War of the Rebellion: Serial 106 Page 0074 OPERATIONS ON THE PACIFIC COAST. Chapter LXII.

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of wall around the post is 412 feet, the height 4 to 4 1/2 feet, and thickness from 2 1/2 to 3 feet at bottom, tapering to 18 inches to 2 feet at top, and built of stones weighing from 25 to 500 pounds. The works are not of any regular form, my only ojbect being to build defenses which could be speedily completed, and at the same time possess the requisites of sheltering their defenders, commanding every approach to the hill, and protecting each other by flank fires along their faces. I now consider the camp pretty safe from any attack of Indians, unless they should come in overwhelming force and desperately storm the hill. This, however, is contrary to their usual mode of warfare, and I think we can hold them at long range. This feeling of safety, however, does not prevent proper precaution and vigilance from being exercised. In addition to t he wall defenses I have also built the walls of a guard-house on one end of the front wall, and will have it roofed in a few days. It is fourteen feet square, and loop-holed on two sides. The axpress from Tucson arrived at 11 p. m. yesterday, and will resume the route at 1 o'clock this afternoon. They brought with them three mules which had strayed from here on the 9th back to the crossing of the San Pedro. I respectfully request that the commanding general will give such orders at Tucson as will insure the filling of any requisition which I may make for stationery, clothing, and other indispensables, some of which I mentioned in my dispatch of the 9th instant. The men are rapidly getting ragged again, and, as the nights are pretty sharp here sometimes, they need good clothing. I make this reuqest, thinking that a requisition from me might interfere with orders already issued.

I have the honor to remain, very respectfully, your obedient servant,

THEO. A. COULT,

Major Fifth Infantry California Volunteers, Commanding Fort Bowie.

HEADQUARTERS DISTRICT OF WESTERN ARIZONA,

Tucson, Ariz. Ter., August 17, 1862.

Lieutenant C. P. NICHOLS,

First Cavalry California Volunteers, Present:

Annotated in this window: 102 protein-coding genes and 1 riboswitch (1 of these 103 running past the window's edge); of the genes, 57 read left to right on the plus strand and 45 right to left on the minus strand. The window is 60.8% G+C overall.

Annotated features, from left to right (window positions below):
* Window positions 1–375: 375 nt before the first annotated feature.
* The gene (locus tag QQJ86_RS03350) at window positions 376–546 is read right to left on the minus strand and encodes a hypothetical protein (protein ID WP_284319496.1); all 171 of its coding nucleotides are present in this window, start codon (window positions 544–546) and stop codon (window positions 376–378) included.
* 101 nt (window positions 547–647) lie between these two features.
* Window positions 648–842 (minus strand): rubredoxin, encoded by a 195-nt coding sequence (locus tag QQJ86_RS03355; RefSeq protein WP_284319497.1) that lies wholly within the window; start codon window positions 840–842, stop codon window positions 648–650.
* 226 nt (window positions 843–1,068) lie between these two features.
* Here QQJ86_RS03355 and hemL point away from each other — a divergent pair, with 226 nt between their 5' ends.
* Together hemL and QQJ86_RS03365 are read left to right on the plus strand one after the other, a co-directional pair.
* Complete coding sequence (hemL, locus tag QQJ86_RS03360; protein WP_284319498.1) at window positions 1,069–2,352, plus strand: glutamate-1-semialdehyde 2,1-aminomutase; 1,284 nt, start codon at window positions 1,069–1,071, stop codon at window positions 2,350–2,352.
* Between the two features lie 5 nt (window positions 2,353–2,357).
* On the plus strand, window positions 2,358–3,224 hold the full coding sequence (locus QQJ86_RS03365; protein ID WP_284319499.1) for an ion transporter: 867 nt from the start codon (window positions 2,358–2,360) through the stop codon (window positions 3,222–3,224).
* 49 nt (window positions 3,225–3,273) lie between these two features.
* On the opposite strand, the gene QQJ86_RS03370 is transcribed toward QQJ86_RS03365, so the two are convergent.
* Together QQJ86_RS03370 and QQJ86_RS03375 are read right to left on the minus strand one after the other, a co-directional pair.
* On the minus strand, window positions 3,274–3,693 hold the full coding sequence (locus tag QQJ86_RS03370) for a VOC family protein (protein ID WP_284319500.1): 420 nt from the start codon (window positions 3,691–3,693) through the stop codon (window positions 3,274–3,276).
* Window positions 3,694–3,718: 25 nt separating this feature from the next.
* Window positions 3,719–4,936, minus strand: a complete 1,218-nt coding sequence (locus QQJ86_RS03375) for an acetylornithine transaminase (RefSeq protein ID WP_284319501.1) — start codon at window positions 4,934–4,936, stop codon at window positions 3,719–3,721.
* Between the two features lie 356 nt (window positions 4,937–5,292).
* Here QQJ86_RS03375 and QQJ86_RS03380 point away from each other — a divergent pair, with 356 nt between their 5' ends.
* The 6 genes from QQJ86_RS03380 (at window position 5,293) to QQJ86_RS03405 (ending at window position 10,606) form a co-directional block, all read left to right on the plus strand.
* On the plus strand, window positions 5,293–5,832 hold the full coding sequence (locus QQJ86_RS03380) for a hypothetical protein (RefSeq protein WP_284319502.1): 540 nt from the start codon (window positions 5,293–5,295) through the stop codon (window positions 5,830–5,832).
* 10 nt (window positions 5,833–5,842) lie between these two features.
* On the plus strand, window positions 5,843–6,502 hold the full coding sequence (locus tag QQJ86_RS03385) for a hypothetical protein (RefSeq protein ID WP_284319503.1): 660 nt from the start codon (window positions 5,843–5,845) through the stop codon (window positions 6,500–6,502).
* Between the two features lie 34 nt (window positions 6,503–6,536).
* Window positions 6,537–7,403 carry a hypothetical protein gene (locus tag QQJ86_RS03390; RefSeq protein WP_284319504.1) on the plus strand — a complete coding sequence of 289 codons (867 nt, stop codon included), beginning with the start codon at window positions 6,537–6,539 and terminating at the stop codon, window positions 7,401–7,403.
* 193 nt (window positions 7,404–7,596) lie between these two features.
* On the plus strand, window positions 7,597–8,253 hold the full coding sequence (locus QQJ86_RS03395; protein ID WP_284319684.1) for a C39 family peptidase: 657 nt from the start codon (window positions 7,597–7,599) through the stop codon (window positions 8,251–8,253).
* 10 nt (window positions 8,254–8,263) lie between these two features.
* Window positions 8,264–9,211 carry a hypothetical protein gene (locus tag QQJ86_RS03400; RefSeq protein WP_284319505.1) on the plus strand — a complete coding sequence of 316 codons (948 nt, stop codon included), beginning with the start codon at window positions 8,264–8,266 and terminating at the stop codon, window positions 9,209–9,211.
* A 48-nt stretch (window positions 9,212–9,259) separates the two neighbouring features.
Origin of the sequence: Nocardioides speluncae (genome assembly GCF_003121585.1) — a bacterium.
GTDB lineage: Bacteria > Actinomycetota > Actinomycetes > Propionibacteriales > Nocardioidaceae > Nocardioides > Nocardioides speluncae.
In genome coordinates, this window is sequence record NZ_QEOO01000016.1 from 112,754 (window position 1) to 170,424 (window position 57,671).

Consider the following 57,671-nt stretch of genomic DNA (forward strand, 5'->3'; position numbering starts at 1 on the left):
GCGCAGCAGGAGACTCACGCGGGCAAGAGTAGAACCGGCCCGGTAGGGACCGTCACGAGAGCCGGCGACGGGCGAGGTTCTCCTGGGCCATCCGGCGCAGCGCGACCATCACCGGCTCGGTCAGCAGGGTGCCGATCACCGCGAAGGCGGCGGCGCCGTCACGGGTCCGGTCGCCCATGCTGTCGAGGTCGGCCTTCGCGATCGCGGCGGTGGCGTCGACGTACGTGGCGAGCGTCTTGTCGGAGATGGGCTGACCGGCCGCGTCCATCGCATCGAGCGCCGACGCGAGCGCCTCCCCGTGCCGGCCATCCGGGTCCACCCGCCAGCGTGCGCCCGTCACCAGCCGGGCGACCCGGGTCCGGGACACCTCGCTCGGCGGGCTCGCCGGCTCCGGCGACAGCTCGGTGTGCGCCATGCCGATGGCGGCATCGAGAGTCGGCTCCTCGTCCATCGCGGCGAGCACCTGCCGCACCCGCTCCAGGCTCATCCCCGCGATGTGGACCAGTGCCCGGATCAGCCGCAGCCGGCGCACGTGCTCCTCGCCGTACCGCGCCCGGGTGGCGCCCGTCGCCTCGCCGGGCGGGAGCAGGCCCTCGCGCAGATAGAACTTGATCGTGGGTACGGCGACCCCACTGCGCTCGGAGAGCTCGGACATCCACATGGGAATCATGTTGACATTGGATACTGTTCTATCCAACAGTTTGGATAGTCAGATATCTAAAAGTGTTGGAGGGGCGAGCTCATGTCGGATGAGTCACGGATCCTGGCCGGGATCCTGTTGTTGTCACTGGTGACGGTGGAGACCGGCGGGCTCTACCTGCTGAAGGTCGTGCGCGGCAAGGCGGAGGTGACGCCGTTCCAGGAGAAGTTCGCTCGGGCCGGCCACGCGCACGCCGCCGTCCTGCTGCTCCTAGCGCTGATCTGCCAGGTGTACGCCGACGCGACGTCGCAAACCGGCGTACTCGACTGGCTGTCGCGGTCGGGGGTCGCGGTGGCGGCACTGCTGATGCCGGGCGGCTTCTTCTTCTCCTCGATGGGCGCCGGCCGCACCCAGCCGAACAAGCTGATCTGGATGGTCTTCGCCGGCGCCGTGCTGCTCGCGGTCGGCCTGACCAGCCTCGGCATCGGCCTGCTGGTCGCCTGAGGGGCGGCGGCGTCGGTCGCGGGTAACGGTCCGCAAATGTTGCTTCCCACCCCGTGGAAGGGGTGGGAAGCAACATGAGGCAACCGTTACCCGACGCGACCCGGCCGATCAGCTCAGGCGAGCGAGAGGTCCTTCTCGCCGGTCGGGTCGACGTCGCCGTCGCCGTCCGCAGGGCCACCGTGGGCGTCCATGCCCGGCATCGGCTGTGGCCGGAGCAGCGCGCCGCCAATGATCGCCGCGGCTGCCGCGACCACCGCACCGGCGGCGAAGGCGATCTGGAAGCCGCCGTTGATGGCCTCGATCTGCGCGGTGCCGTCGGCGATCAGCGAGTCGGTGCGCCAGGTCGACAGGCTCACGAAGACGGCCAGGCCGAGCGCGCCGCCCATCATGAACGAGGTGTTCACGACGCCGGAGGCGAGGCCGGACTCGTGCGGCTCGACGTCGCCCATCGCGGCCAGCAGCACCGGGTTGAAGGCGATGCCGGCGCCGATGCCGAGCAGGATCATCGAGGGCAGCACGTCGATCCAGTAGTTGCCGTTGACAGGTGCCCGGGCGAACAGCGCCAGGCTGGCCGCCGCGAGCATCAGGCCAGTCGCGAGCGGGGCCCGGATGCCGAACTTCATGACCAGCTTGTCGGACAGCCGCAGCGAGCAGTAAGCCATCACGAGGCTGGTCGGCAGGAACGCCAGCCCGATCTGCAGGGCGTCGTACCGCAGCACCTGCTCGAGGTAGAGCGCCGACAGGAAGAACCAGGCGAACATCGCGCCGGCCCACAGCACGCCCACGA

SIR: You will proceed with your detachment to-morrow morning with the train that leaves for Fort Yuma. It is reported that Apache Indians drove the expressman back last week from Oneida Station to Blue Water. Investigate this matter, and also in the truth of the report that they killed two Pima horses between those two stations. You will, if you encounter any of these savages, chastise them if possible, following them, if necessary, so far as you can. Ascertain on the way whether the contractors are laying in hay and mesquite beans between here and the Pima Villages, and report the quantities. Captain Davis, acting assistant quartermaster, will give you a memorandum of what ought to be supplied of these articles by the end of this month. Ascertain also if there are any Mexicans or others trading with Indians, either Pimas or Maricopas, and especially if any person has introduced, sold, or given liquor or wine to the Indians. Any one so offending arrest and bring here. No one, except the Government and mr. White and partner, are allowed to trade with the Pimas and Maricopas on any pretense. Ascertain if any person has made a settlement or is residing among siad Indians; if so, order them away, and if they refuse arrest them. Report whether Sergeant Hutchinson is able to obtain any more wheat from Indians; whether Mr. White or partner, Mr. Lennan, are grinding flour for the Government; and allow Sergeant Hutchinson and Private Logan to come back with you, provided Mr. White has returned and receipted